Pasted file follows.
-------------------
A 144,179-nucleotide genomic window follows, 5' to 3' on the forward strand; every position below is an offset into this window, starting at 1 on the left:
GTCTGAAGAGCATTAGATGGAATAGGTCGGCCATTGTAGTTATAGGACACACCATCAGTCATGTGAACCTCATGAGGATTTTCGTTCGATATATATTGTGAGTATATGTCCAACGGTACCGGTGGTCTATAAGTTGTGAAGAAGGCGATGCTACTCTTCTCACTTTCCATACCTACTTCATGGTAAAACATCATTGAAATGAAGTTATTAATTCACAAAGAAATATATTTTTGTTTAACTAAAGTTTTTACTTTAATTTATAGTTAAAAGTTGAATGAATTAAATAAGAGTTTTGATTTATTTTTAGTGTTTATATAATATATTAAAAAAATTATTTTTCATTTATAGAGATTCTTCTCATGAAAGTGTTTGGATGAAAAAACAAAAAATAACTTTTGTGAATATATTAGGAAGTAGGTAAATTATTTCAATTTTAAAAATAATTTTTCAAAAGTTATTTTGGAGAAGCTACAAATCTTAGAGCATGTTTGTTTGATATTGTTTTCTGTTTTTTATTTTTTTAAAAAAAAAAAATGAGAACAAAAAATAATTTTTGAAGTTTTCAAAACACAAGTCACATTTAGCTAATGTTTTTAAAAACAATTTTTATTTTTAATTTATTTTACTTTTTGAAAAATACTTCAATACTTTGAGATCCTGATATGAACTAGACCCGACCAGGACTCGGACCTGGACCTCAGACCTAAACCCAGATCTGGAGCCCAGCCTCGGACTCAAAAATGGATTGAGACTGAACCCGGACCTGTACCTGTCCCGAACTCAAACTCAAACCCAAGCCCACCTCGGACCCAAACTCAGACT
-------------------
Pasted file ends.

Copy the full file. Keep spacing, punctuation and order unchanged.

A 144,179-nucleotide genomic window follows, 5' to 3' on the forward strand; every position below is an offset into this window, starting at 1 on the left:
GTCTGAAGAGCATTAGATGGAATAGGTCGGCCATTGTAGTTATAGGACACACCATCAGTCATGTGAACCTCATGAGGATTTTCGTTCGATATATATTGTGAGTATATGTCCAACGGTACCGGTGGTCTATAAGTTGTGAAGAAGGCGATGCTACTCTTCTCACTTTCCATACCTACTTCATGGTAAAACATCATTGAAATGAAGTTATTAATTCACAAAGAAATATATTTTTGTTTAACTAAAGTTTTTACTTTAATTTATAGTTAAAAGTTGAATGAATTAAATAAGAGTTTTGATTTATTTTTAGTGTTTATATAATATATTAAAAAAATTATTTTTCATTTATAGAGATTCTTCTCATGAAAGTGTTTGGATGAAAAAACAAAAAATAACTTTTGTGAATATATTAGGAAGTAGGTAAATTATTTCAATTTTAAAAATAATTTTTCAAAAGTTATTTTGGAGAAGCTACAAATCTTAGAGCATGTTTGTTTGATATTGTTTTCTGTTTTTTATTTTTTTAAAAAAAAAAAATGAGAACAAAAAATAATTTTTGAAGTTTTCAAAACACAAGTCACATTTAGCTAATGTTTTTAAAAACAATTTTTATTTTTAATTTATTTTACTTTTTGAAAAATACTTCAATACTTTGAGATCCTGATATGAACTAGACCCGACCAGGACTCGGACCTGGACCTCAGACCTAAACCCAGATCTGGAGCCCAGCCTCGGACTCAAAAATGGATTGAGACTGAACCCGGACCTGTACCTGTCCCGAACTCAAACTCAAACCCAAGCCCACCTCGGACCCAAACTCAGACT